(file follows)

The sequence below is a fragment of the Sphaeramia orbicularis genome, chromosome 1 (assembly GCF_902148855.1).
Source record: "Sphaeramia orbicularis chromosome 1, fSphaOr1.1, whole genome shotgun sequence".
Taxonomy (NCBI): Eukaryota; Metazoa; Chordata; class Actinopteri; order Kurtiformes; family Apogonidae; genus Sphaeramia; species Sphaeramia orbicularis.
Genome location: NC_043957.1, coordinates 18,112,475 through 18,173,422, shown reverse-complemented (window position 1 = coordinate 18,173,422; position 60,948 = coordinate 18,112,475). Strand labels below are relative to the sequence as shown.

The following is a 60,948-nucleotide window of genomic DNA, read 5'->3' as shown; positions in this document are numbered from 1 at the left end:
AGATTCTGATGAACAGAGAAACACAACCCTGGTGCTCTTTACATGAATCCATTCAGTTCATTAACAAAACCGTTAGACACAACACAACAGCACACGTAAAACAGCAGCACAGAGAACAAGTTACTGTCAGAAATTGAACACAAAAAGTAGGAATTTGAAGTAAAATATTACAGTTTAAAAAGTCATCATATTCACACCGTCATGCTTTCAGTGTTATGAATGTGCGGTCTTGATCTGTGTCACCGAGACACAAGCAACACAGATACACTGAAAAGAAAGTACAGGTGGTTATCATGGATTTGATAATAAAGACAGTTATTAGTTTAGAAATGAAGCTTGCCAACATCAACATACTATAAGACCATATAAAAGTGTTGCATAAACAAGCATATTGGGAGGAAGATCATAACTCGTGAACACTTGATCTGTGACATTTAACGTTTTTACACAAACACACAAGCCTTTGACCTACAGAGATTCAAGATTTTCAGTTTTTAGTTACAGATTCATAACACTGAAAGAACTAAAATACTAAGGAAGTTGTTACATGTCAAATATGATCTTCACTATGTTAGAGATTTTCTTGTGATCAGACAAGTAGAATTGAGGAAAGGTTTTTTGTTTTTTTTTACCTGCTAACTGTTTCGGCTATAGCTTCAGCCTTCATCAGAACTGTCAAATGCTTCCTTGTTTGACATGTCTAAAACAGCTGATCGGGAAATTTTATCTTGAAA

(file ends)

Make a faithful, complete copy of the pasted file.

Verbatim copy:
The sequence below is a fragment of the Sphaeramia orbicularis genome, chromosome 1 (assembly GCF_902148855.1).
Source record: "Sphaeramia orbicularis chromosome 1, fSphaOr1.1, whole genome shotgun sequence".
Taxonomy (NCBI): Eukaryota; Metazoa; Chordata; class Actinopteri; order Kurtiformes; family Apogonidae; genus Sphaeramia; species Sphaeramia orbicularis.
Genome location: NC_043957.1, coordinates 18,112,475 through 18,173,422, shown reverse-complemented (window position 1 = coordinate 18,173,422; position 60,948 = coordinate 18,112,475). Strand labels below are relative to the sequence as shown.

The following is a 60,948-nucleotide window of genomic DNA, read 5'->3' as shown; positions in this document are numbered from 1 at the left end:
AGATTCTGATGAACAGAGAAACACAACCCTGGTGCTCTTTACATGAATCCATTCAGTTCATTAACAAAACCGTTAGACACAACACAACAGCACACGTAAAACAGCAGCACAGAGAACAAGTTACTGTCAGAAATTGAACACAAAAAGTAGGAATTTGAAGTAAAATATTACAGTTTAAAAAGTCATCATATTCACACCGTCATGCTTTCAGTGTTATGAATGTGCGGTCTTGATCTGTGTCACCGAGACACAAGCAACACAGATACACTGAAAAGAAAGTACAGGTGGTTATCATGGATTTGATAATAAAGACAGTTATTAGTTTAGAAATGAAGCTTGCCAACATCAACATACTATAAGACCATATAAAAGTGTTGCATAAACAAGCATATTGGGAGGAAGATCATAACTCGTGAACACTTGATCTGTGACATTTAACGTTTTTACACAAACACACAAGCCTTTGACCTACAGAGATTCAAGATTTTCAGTTTTTAGTTACAGATTCATAACACTGAAAGAACTAAAATACTAAGGAAGTTGTTACATGTCAAATATGATCTTCACTATGTTAGAGATTTTCTTGTGATCAGACAAGTAGAATTGAGGAAAGGTTTTTTGTTTTTTTTTACCTGCTAACTGTTTCGGCTATAGCTTCAGCCTTCATCAGAACTGTCAAATGCTTCCTTGTTTGACATGTCTAAAACAGCTGATCGGGAAATTTTATCTTGAAA